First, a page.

For many anglers in the northern part of the country, the arrival of freezing temperatures in late fall and early winter signals a shift in fishing opportunities. As boating weather ends and Mercury outboards get winterized, lakes start freezing over and another ice fishing season begins.
Ice fishing is a fun activity and a great way to spend time outdoors in winter with family and friends. From large waters to small pothole lakes, the ice belt offers an array of hard-water angling experiences for many fish species, including lake trout, northern pike, walleye, yellow perch and crappie. Regardless of the location or the target species, every successful ice fishing trip hinges on adopting a safety-first approach. Here is a general refresher on ice fishing safety, how to check ice conditions and essential ice fishing safety equipment.
Safety first: Your local fish and wildlife department’s website, along with water safety organizations, are good places to learn more about ice fishing safety and recommended ice thicknesses for the activity within your region. If you’re new to ice fishing, consider hiring a licensed guide or outfitter, who can help you ensure a fun, successful and safe outing. And when it comes to stepping foot on the ice, if you’re ever in doubt, don’t go out.
A General Overview of Ice Fishing Safety
Exercising caution will go a long way toward ensuring your well-being with any outdoor activity, and ice fishing is no exception. Equally important is to understand that ice conditions will vary and are ever-changing. Taking unnecessary risks is never a good idea, so if you’re ever in doubt about ice conditions, don’t go.
Fluctuating ice conditions are seen each winter in regions where lakes within close proximity freeze over at different times. Just as common is for ice conditions to differ throughout the same lake, which can mean some areas are suitable for fishing while other spots are not.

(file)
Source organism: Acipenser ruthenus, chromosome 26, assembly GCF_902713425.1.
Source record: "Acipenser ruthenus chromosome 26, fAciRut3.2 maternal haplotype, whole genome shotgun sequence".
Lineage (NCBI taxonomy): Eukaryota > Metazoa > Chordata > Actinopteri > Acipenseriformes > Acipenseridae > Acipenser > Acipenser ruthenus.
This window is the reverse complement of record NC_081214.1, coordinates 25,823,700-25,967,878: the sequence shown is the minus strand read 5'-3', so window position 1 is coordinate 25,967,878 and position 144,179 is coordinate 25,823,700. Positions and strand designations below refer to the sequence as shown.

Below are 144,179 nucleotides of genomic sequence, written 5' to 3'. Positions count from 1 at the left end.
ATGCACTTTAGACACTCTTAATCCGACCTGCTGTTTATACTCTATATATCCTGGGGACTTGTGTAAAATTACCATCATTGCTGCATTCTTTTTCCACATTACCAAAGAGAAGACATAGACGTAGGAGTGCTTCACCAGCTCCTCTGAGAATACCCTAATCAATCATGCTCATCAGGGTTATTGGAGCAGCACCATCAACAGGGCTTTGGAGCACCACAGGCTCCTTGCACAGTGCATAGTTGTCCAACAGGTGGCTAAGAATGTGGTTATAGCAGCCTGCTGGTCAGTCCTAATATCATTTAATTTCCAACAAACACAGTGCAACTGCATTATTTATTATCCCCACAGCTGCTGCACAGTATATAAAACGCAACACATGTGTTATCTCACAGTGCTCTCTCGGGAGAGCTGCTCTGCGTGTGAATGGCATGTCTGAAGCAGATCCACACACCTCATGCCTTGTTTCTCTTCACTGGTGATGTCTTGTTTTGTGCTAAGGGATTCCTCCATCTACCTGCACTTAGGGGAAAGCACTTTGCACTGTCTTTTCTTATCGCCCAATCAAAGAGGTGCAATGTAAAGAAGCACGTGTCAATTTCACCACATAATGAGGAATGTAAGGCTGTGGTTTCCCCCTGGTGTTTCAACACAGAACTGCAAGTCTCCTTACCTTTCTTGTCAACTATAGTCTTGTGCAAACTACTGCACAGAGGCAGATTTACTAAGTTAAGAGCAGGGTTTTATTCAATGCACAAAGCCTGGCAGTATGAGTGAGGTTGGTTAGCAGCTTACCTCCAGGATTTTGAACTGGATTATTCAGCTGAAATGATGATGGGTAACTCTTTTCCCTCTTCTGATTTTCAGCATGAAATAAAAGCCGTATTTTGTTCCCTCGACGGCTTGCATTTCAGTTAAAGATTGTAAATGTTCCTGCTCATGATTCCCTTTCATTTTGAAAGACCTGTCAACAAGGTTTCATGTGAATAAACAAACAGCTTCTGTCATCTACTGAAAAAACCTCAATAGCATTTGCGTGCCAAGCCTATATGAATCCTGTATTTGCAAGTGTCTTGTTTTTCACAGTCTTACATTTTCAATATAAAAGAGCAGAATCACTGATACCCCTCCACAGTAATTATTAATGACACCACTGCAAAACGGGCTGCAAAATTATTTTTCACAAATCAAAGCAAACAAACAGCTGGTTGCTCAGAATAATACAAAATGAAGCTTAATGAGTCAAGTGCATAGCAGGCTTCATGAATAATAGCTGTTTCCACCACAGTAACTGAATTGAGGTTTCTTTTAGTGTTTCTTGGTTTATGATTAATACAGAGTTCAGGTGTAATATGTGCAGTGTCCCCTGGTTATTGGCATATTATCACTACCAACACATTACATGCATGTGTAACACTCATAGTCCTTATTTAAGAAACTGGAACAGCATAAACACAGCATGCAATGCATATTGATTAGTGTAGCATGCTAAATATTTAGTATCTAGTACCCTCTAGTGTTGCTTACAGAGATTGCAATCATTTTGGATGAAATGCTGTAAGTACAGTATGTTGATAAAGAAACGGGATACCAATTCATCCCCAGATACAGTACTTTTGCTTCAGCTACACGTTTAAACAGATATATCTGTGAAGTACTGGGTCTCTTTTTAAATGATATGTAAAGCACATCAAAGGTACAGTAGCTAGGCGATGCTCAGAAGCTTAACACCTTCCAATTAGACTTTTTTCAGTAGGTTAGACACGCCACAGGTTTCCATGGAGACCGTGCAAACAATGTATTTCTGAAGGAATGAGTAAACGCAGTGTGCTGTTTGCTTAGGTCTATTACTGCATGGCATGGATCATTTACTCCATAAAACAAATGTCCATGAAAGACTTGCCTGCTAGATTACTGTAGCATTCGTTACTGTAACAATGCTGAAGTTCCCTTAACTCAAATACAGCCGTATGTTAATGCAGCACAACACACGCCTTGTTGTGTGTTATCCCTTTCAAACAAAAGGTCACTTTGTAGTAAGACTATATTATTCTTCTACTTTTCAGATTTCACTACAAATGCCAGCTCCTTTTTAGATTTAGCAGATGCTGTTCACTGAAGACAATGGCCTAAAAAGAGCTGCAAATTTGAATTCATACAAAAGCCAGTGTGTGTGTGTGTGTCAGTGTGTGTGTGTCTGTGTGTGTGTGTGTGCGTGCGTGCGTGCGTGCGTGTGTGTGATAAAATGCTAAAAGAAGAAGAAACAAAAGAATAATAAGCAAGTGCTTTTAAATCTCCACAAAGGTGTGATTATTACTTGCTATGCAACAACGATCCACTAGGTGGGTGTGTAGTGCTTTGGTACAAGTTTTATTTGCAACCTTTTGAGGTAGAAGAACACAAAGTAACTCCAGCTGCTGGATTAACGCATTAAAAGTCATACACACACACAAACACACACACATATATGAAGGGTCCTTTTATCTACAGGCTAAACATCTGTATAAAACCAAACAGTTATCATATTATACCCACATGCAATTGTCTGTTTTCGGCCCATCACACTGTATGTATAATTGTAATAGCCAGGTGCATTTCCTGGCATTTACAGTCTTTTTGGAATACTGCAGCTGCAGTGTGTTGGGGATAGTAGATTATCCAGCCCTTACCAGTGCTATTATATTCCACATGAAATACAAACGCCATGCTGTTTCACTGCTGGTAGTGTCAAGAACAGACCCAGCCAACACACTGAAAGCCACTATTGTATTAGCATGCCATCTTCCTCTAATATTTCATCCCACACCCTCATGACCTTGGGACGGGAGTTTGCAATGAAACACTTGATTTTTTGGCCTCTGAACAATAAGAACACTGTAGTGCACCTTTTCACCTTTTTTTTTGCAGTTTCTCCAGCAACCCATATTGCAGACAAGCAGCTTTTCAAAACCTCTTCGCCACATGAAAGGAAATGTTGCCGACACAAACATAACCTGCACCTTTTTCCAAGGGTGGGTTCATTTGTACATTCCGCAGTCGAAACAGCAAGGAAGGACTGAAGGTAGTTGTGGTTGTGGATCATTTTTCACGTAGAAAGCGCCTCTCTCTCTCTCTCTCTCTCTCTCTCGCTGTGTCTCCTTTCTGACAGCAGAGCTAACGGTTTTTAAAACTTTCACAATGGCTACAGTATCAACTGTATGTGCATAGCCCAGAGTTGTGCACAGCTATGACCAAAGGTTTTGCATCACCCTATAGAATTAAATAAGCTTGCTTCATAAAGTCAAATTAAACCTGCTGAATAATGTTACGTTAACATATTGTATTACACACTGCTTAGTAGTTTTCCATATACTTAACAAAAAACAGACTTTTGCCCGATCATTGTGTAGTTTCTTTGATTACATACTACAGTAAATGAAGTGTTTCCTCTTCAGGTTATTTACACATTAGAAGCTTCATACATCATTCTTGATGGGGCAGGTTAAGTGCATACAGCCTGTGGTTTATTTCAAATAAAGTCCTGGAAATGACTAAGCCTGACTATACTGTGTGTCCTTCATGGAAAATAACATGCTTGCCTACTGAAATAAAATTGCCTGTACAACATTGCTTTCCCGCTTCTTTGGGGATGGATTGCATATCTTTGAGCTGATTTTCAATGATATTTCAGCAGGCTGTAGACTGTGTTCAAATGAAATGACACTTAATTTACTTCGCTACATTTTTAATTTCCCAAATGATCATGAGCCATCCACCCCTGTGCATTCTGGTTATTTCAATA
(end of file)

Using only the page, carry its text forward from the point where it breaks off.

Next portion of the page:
Generally, shorelines and protected, shallow regions of a lake freeze first and offer ice fishing opportunities long before deep-water expanses have ice cover. However, with certain waterbodies the main lake rarely, or never, yields ice suitable for hard-water angling. As winter ends, anglers must be conscious of the sun’s increasing strength and its ability to erode ice near shore, in shallow areas and around rocks. Inflowing meltwater can also create unsound ice.
Other factors impacting ice conditions include lake narrows, bridges, tributaries and other areas containing current, which can thin and weaken ice, along with pressure ridges forming cracks along the ice. The insulating properties of heavy snow cover can also prevent the development of ice conditions suitable for ice fishing.
Anglers can expect to encounter different kinds of ice on lakes during winter. Clear, solid ice is typically the strongest. Whereas cloudy ice, snow-ice layers and honeycombed ice will generally be weaker and less consistent than clear ice of a similar thickness.